Section 6 Types of Tissue
Upon completing this section, you will be able to: 1. Define the word histology. 2. Name and briefly describe the four basic types of tissue. 3. Name the three subtypes of simple epithelial tissue. 4. List the five main subtypes of connective tissue. 5. Name the three subtypes of muscle tissue. 6. Name the two types of nerve tissue.
Section 6 Types of Tissue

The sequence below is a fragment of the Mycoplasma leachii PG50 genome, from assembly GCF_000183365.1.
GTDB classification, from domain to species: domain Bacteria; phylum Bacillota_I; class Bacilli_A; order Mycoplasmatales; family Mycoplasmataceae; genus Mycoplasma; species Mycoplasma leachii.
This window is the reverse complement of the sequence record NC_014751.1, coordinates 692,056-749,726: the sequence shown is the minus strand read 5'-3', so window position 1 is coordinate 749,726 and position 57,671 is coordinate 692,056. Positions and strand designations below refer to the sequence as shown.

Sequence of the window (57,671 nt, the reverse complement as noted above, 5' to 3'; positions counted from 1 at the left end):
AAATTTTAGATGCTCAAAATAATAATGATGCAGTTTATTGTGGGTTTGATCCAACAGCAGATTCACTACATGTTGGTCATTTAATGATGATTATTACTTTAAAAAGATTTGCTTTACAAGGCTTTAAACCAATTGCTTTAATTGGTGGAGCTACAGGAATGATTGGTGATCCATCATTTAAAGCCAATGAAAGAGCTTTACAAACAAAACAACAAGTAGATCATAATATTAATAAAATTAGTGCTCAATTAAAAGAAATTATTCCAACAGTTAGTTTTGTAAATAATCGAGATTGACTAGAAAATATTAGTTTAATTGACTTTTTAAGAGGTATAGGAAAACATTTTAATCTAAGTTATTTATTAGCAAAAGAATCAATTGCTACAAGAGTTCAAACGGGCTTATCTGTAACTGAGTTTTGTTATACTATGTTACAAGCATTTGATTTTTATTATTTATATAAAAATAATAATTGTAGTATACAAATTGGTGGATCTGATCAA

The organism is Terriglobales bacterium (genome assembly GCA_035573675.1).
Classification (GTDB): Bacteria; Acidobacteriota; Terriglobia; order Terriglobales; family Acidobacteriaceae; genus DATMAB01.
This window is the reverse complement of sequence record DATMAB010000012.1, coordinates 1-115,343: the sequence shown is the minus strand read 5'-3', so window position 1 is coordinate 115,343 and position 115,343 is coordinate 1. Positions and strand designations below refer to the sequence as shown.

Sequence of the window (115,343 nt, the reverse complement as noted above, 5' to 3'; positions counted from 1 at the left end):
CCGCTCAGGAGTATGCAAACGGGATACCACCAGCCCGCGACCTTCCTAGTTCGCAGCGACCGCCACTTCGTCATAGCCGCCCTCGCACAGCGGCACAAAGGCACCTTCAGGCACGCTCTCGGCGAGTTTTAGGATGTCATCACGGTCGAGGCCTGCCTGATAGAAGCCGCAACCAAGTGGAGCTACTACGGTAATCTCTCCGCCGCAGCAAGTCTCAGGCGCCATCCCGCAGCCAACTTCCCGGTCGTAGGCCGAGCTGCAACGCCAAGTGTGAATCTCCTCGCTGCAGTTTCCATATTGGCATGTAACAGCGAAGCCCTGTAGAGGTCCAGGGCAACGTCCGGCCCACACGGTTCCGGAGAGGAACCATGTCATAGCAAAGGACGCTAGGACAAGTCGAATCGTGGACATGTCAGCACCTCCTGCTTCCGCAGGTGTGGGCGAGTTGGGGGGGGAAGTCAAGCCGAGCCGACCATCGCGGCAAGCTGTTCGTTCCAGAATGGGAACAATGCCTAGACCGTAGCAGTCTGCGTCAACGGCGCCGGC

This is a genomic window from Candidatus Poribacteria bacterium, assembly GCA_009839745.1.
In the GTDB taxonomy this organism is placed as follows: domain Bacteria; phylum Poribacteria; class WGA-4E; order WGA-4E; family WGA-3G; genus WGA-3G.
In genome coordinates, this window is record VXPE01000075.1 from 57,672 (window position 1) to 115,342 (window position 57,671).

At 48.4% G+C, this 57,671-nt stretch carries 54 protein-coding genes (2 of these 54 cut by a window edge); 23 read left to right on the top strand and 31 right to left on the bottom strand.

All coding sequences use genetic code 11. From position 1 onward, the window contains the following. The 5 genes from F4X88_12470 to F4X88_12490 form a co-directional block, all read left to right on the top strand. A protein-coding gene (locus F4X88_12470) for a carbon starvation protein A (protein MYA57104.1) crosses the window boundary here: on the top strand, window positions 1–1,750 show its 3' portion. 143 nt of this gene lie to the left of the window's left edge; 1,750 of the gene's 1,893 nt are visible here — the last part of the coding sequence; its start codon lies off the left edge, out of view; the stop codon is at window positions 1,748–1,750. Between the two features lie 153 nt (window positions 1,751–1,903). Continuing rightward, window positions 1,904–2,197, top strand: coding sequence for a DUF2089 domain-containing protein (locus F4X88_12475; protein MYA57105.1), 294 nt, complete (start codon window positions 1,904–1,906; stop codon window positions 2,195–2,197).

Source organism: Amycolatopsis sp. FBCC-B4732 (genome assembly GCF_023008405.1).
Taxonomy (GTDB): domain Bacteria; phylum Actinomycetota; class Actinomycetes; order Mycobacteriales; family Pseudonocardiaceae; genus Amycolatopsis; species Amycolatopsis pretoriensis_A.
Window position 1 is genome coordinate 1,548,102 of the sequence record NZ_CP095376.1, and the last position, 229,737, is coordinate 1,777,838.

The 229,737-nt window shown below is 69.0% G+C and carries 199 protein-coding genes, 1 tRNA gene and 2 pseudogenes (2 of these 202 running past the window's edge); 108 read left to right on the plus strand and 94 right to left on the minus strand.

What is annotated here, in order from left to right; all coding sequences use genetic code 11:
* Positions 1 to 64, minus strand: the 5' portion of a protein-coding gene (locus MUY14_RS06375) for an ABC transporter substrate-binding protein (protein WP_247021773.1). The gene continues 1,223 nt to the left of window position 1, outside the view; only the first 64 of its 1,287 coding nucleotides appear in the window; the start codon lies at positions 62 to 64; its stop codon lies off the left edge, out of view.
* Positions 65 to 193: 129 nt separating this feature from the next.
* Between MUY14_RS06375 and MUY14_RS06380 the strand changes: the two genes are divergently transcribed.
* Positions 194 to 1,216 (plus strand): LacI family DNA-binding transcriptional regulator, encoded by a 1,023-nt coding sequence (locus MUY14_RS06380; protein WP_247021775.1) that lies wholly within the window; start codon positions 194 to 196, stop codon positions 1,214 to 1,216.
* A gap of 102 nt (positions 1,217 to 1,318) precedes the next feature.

Histology is the microscopic study of cells, tissues, and organs. Also called microscope anatomy, histology has two basic classes: 1) normal histology— the study of normal tissues, and 2) pathologic histology—the study of diseased tissue. Malignancies are diagnosed according to the pattern of cellular growth and deviations of individual cells from their normal forms. Nurses involved with the treatment of malignancies must possess a knowledge of histology in order to understand the anatomy and classification of tumors. In this section, we will review the four basic types of tissue, their functions and locations, and the terms used to describe these tissues—terms such as squamous, stratified, cuboidal, columnar, and others. We are interested in the types of normal body tissue for two reasons: 1) cancers are named according to the cells and tissues from which they arise, and you should be familiar with these names, and 2) different histologic types of cancers have different responses to chemotherapy and radiotherapy. Basic Types of Tissue There are four basic types of tissue: 1) epithelial tissue, 2) connective tissue (blood, bone, cartilage) muscle tissue, and 4) nerve tissue. The primary tissues are divided into subtypes, which we will discuss shortly. Each tissue type is designed to perform a specific function. For instance, nerve tissue conducts nerve impulses, muscle tissues are contractile, and epithelial tissues cover body parts. Tissues differ in several ways: 1) according to the size, shape, and arrangement of their cells; 2) according to the kind or intercellular substance; and 3) according to location and function. tissue are the skin and the mucosa and serosa that line the body cavities and internal organs, such as intestines, urinary bladder, uterus, etc. In some cases, epithelial tissue extends into deeper tissue layers to form glands, such as mucus-secreting glands. The term carcinoma is reserved for malignant growth arising from epithelial cells. Epithelial cells are tightly packed together in sheets and have very little intercellular material between them. Securing the epithelium to the underlying connective tissue is a membrane called the basement membrane. Since epithelial tissue has no blood vessels, it receives nourishment from nutrients that diffuse from blood vessels in the underlying connective tissue. Dead and injured epithelial cells are constantly being replaced by new cells. Epithelial tissue always has a free surface exposed to the outside (eg, skin) or to an open space internally (eg, the uterus). Epithelial tissue is concerned with protection, secretion, absorption, and filtration. For example, the surface layer of the skin, the epidermis, has tightly packed epithelial cells and protects the body from the elements; epithelial cells in glands secrete various liquids; epithelial cells in the small intestine absorb nutrients into the bloodstream, and so on. Epithelial tissue may be a single layer thick or several cell layers thick, as shown in Figure 15. The cell layers are arranged in thin sheets, called membranes, that are firmly attached to the underlying connective tissue by a permeable basement membrane. Epithelial tissue is classified into subtypes, according to the shape, arrangement, and function of cells. For instance, an epithelial membrane composed of single layers of cell is called simple; those several cell layers thick are called stratified. Thin, flat epithelial cells are called squamous (platelike); cube-like cells are called cuboidal; and tall, column-like cells are...
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